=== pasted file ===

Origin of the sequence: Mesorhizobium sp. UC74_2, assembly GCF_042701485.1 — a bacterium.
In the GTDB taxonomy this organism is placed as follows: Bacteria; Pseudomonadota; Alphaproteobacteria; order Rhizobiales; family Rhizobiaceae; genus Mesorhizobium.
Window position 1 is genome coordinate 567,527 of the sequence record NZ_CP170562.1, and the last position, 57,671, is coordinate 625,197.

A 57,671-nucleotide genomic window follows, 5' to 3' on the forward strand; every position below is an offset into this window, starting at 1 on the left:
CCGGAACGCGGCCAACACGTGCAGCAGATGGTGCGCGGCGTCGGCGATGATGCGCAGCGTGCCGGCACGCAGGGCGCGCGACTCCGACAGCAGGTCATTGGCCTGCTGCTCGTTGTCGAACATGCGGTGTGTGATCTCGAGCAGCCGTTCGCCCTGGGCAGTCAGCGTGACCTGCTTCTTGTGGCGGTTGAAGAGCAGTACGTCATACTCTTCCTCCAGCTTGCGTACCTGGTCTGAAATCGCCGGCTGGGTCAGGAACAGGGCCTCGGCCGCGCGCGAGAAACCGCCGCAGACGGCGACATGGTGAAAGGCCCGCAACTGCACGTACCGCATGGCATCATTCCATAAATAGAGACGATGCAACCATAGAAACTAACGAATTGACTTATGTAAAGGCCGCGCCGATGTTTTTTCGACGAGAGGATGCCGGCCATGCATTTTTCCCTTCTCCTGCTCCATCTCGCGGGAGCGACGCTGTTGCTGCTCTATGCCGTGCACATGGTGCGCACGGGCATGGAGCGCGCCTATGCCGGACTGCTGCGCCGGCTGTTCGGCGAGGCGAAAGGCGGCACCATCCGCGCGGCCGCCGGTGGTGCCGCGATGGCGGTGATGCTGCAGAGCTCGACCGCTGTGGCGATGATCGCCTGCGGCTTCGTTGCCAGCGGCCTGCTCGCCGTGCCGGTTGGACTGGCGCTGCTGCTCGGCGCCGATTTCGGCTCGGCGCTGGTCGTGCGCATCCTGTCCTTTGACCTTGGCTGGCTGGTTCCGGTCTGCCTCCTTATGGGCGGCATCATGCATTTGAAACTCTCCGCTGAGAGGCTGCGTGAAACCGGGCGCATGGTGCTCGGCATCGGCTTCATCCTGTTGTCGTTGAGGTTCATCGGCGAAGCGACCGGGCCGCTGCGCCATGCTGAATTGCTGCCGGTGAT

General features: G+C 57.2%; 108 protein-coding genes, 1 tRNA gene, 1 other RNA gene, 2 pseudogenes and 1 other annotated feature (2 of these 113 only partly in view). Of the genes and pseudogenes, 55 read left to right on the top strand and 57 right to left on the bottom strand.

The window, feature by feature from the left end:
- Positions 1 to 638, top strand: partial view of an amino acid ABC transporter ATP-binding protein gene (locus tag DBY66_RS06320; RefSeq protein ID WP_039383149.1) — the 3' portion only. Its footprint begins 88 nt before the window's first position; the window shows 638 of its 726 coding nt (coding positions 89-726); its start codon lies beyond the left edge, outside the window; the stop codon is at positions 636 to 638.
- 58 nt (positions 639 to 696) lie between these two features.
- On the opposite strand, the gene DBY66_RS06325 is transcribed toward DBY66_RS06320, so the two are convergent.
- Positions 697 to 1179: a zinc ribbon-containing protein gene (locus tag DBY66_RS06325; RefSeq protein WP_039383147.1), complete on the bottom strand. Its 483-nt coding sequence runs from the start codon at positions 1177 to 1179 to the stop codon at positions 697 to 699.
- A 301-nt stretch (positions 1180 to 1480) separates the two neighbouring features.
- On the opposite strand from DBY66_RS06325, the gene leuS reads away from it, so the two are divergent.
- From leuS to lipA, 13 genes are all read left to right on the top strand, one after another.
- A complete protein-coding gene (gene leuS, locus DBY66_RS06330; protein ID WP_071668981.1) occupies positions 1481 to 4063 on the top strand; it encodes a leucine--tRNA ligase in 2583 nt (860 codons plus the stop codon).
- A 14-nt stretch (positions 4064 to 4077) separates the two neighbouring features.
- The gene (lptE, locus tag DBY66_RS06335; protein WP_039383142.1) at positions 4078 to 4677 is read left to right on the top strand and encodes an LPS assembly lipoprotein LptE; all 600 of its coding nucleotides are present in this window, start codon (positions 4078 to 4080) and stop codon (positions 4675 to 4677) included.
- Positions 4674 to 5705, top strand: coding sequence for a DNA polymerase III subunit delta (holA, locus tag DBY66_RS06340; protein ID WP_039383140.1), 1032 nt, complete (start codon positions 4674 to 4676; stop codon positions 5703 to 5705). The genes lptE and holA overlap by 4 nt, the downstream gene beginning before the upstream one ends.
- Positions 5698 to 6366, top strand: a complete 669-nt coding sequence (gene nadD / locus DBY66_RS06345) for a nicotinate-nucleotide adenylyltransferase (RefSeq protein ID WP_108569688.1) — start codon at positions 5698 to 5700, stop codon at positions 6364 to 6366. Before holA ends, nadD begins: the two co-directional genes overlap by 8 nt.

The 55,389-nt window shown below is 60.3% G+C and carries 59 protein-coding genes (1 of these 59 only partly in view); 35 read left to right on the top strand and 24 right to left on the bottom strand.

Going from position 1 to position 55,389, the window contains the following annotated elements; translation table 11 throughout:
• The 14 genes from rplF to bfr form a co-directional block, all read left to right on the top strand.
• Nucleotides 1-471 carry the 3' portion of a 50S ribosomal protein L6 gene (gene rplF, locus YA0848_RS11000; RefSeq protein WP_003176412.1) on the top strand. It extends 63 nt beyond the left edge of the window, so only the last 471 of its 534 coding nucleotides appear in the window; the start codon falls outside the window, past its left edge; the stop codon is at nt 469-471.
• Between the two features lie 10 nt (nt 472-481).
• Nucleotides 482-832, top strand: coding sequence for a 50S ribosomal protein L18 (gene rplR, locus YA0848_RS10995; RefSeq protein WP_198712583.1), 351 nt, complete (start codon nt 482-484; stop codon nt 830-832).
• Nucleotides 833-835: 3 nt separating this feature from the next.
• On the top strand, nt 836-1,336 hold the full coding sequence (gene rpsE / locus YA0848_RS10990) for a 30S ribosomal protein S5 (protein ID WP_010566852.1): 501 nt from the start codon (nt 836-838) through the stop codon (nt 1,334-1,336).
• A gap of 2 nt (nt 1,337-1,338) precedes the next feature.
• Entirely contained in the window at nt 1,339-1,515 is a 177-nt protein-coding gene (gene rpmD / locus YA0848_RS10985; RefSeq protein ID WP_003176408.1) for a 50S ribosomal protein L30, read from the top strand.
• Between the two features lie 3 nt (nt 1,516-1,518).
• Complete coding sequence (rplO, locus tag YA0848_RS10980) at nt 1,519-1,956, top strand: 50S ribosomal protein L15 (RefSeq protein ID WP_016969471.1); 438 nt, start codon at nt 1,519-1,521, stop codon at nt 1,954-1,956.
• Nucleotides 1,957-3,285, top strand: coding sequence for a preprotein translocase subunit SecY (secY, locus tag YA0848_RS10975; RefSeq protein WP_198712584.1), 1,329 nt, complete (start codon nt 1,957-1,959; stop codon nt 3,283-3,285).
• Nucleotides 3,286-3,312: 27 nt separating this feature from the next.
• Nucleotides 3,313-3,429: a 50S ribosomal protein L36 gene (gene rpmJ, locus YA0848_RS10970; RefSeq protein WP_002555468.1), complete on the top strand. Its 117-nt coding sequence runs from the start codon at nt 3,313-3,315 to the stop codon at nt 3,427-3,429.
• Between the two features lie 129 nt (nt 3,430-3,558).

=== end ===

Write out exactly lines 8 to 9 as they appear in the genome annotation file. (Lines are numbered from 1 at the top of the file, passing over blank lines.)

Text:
- Positions 1 to 638, top strand: partial view of an amino acid ABC transporter ATP-binding protein gene (locus tag DBY66_RS06320; RefSeq protein ID WP_039383149.1) — the 3' portion only. Its footprint begins 88 nt before the window's first position; the window shows 638 of its 726 coding nt (coding positions 89-726); its start codon lies beyond the left edge, outside the window; the stop codon is at positions 636 to 638.
- 58 nt (positions 639 to 696) lie between these two features.